This treatment of media/information literacy is often about the glitch that Ruha Benjamin articulates for us where, for students, the “glitch” is that they “accidentally” clicked on the fake news, uncredited forum, or biased article. This accident or glitch obscures that tech companies have a financial interest in giving white supremacist, transphobic, sexist, pseudoscientifc, and violent content movement and easy sharability on their platforms and students need transparency on this. And while I agree heavily with the advocacy for lateral reading and Michael Caulfield’s prescription that (for the average person), “Whenever you give your attention to a bad actor, you allow them to steal your attention from better treatments of an issue, and give them the opportunity to warp your perspective,” there is also huge algorithmic risk as the uncredentialed, racist, pseudoscientific, or other sources of disinformation will be increasingly advertised to you. Those risks, of what happens when media literacy doesn’t also focus on the social and infrastructural conditions that information proliferates in, as (Ruha Benjamin highlighted) Christina Sharpe tells voices for us her book In the Wake: On Blackness & Being:
“In the United States, slavery is imagined as a singular event even as it changed over time and even as its duration expands into supposed emancipation and beyond. But slavery was not singular; it was, rather, a singularity—a weather event or phenomenon likely to occur around a particular time, or date, or set of circumstances. Emancipation did not make free Black life free; it continues to hold us in that singularity. The brutality was not singular; it was the singularity of anti-blackness.
Singularity: a point or region of infinite mass density at which space and time are infinitely distorted by gravitational forces and which is held to be the final state of matter falling into a black hole. (Merriam-Webster Online)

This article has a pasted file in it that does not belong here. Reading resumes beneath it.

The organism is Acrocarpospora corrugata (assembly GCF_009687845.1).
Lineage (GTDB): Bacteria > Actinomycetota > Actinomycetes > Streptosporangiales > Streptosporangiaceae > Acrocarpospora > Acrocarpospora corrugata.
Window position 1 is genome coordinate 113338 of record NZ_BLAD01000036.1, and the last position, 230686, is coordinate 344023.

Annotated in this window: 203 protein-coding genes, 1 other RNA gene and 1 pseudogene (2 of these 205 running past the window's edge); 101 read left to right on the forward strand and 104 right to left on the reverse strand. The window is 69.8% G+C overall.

In what I am calling the weather, anti-blackness is pervasive as climate. The weather necessitates changeability and improvisation; it is the atmospheric condition of time and place; it produces new ecologies.” (You can read more here).
While I agree heavily with curricular frameworks on lateral reading and SIFT, I wonder about how we as educators navigation attempts at ideological neutrality of information/digital literacy curriculums. Additionally, even these don’t address the complicated ways student’s get information. Here are a few:
- A friend who is a HS biology teacher has been trying to develop a curriculum around pseudoscience when she realized her students primary Covid and sexual health information has been gained through TikTok.
- According to a recent study done by the Anti-Defamation League: “Our data indicate that exposure to videos from extremist or white supremacist channels on YouTube remains disturbingly common. Though some high-profile channels were taken down by YouTube before our study period, approximately one in ten participants viewed at least one video from an extremist channel (9.2%) and approximately two in ten (22.1%) viewed at least one video from an alternative channel.2 Moreover, when participants watch these videos, they are more likely to see and follow recommendations to similar videos.”
- For anyone navigating the internet, there are deep issues with both user’s data, privacy, and consent being exploited, and issues of data as a public good, freedom of information, and the need for it to be accessible to oppressed communities as highlighted by Data 4 Black Lives and in their Open Letter.
- Besides navigating the internet in informed ways, we know especially during remote learning that reliable internet access is not equally distributed and many low income students struggle for access.
- Accessibility on the internet also means different things depending on the user’s abilities. Digital literacy could also be connected to something like a campaign to make sure all images has alt text, all videos have captioning, etc..
I am super excited to see what ya’ll bring to the table re: your own educational and work spaces. Any and all responses are welcome and I am looking forward to seeing whatever stood out for you in the readings.
If you are looking for a question to structure your response, some things I am curious about are:
- What values and topics need to be central to a digital/information literacy curriculum (For everyone? For you?) This will probably not look the same for each student age-group, or each discipline. What about for yours?
- If you teach, in what classes do you teach would a module on digital/information literacy be most meaningful?
- Depending on your institutional teaching home, is there a particular location that should be responsible for digital/info literacy? For example, in an imaginary world where these sites could receive extra funding, would it be your school’s Teaching & Learning Center, the IT department, the library, etc..
- How would you evaluate a good or well-rounded digital/info literacy curriculum? Is it multimedia based, does it culminate in a research project, a quiz or test, and art project, is it group-based, or something else?
- Do these workshops happen at the schools you’ve taught? What have you witnessed; what do you think of them?
- Should the standards you’ve suggested be university/school/district wide? Or should departments have control with their digital/info literacy curricular formation and dissemination?